Agile is human: Agile won’t work if the team can’t work together and it’s up to leaders to foster a sense of camaraderie. One way to build this spirit of collaboration and rapport is through simple exercises, like using a sticky note or sharable spreadsheet where team members anonymously write one thing they’re good at or that they’re proud of outside of work. Then allow other team members to guess that person’s identity. This isn’t about who wins, but it gets the entire team to communicate in a low-stakes environment.
What are the biggest challenges your team has come across with agile—and how have you overcome them?
By Soma Bhattacharya
Agile teams are being tested. The world has changed, and many teams—no matter what their structure was prior to the pandemic—are working from home, on top of dealing with increased COVID-19 challenges. While the demand for deliverables and work continues, the roles, responsibilities and efficiency of agile teams come into question.
An agile team can, in most cases, work around the uncertainty and still get things done. To keep your agile teams moving forward, implement these six strategies:
1. Focus on the planning.
Yes, everything is subject to change, but planning is essential. This exercise (release planning, grooming or sprint planning) allows team members to understand the upcoming work and ask the right questions on time. Additionally, it’s a great way to train team members to provide estimates after going through the requirements in detail. This allows for better planning, wonderful execution and timely delivery instead of spillovers. Teams can use a variety of platforms available online to get the training done. Tools aren’t as important as the interaction itself.
2. Track team health.
I always think the organic way to look at team health is through the consumption of buffer percentage. It is simple because during planning, your team assigns hours to tasks and you get the total hours you will need to complete the user stories. You also know the team’s total capacity (availability of the team during the sprint). Create a team buffer of about 10 percent and then plan for the sprint.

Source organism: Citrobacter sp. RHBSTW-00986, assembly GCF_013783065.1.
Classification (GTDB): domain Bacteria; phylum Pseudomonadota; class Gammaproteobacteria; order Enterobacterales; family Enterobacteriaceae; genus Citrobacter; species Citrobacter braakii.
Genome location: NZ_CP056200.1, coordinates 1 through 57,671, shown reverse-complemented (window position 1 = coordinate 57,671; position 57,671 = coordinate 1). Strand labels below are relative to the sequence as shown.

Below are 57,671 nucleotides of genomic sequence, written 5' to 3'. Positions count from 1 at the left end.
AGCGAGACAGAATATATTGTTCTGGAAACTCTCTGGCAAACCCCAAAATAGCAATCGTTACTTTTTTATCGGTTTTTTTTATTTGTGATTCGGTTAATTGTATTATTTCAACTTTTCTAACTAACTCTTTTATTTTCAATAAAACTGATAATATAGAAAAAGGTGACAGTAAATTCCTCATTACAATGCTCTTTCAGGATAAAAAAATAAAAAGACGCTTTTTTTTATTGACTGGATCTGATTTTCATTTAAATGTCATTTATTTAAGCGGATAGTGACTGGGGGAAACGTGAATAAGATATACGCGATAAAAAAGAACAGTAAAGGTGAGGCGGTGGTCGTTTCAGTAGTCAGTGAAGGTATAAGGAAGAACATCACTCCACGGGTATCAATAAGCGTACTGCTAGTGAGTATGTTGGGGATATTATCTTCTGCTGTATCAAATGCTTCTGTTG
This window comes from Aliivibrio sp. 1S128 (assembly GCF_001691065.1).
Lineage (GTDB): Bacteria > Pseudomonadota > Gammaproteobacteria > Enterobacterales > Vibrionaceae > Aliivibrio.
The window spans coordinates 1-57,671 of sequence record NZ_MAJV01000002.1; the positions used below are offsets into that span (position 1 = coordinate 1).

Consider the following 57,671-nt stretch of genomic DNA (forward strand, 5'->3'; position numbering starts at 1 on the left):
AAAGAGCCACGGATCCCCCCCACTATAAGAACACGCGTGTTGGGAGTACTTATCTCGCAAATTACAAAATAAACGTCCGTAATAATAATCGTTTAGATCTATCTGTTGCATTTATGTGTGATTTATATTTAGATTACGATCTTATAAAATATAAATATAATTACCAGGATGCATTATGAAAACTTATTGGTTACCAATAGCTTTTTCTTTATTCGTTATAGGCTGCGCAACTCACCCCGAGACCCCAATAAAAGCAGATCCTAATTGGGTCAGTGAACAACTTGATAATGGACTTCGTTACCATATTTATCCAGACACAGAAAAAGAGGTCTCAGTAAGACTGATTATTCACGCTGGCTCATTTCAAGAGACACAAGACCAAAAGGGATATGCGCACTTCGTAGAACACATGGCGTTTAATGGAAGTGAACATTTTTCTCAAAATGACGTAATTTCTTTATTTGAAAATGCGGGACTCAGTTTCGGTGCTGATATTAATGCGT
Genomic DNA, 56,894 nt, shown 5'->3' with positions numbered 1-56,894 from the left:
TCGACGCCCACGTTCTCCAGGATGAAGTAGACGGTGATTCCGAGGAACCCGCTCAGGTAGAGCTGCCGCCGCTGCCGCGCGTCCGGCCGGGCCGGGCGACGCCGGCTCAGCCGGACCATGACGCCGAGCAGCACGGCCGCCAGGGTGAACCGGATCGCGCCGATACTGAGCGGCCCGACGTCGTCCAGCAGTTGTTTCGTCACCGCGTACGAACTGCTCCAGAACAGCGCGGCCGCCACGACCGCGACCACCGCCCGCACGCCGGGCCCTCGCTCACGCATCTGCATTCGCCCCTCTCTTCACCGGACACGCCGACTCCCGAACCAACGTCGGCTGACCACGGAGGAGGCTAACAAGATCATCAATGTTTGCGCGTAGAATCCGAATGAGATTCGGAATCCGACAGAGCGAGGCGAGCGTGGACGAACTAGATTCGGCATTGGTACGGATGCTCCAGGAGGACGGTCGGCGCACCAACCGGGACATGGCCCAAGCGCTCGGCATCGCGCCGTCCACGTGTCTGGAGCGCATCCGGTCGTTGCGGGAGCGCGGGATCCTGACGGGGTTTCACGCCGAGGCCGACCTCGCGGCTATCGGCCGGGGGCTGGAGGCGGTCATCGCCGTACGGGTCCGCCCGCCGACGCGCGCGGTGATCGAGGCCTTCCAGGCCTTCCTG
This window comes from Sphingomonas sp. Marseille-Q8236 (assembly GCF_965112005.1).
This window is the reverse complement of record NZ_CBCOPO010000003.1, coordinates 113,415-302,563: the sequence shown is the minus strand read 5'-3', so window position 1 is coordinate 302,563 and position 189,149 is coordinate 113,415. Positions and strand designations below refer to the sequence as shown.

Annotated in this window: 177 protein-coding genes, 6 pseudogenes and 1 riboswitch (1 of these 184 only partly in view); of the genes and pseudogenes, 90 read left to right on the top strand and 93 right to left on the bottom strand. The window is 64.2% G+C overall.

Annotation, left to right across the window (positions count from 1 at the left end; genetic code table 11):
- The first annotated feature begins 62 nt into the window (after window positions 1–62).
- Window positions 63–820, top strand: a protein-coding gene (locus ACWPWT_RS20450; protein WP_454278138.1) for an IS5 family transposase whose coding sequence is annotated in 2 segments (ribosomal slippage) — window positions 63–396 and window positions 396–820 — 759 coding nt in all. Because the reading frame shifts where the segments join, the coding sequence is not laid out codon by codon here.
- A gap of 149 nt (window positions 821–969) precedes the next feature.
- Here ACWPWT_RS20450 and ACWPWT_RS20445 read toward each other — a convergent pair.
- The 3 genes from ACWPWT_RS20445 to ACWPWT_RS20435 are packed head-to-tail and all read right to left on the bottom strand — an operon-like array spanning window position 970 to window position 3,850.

If during the course of the sprint your team consumes the buffer and still has spillover, you can increase the buffer. Track the consumption of the buffer percentage and determine if the team is estimating correctly, and if they are clear about the user stories. Buffers can let you know the team’s performance and, with it, the trend of the team’s deliverables.
3. Prioritize retrospectives.
Teams must have a growth mindset, and nothing is better for fostering one than the ingrained cultural habit of retrospectives in agile teams. There are creative ways of conducting retrospectives during these times, even if they require workarounds. For example, perhaps instead of just focusing on the work and aligned data, retrospectives can include personal challenges as well. This not only allows the team to gather and feel seen and heard, it also allows teams to evolve and see if there are ways to reduce personal challenges.
4. Encourage leadership.
Leadership shouldn’t be limited to just a coach or the leadership team. In fact, team members should be trained to make decisions when it comes to work or conflict management. I have always found that when the team lead or management encourages an open mindset for teams, teams take up challenges or new learnings because of the support they receive. These teams always perform better in the long run.
5. Determine the happiness index.
Apart from other team data, there should be an insight that allows you to understand how a team is doing emotionally. In a 2013 Harvard Business Review article, Rosabeth Moss Kanter explains that a happy team can better handle complex problems. Finding the happiness index is one of the most revelatory exercises you can do with a team. Simply ask everyone to rate their happiness working with the team on a scale of 1 to 5 and why. Keep it anonymous so people share honestly, and you will be surprised what comes out. These are all hints that can lead you to identify unresolved conflicts, build retention and discover serious issues.
6. Take action.
Many of us have good intentions. But unless there are actions that follow, trust falls apart. Be careful in committing too much and always follow up, whether it involves actions required from the last retrospective or something that has come to your attention.
What are some ways you keep your agile team on track? Share in the comments below.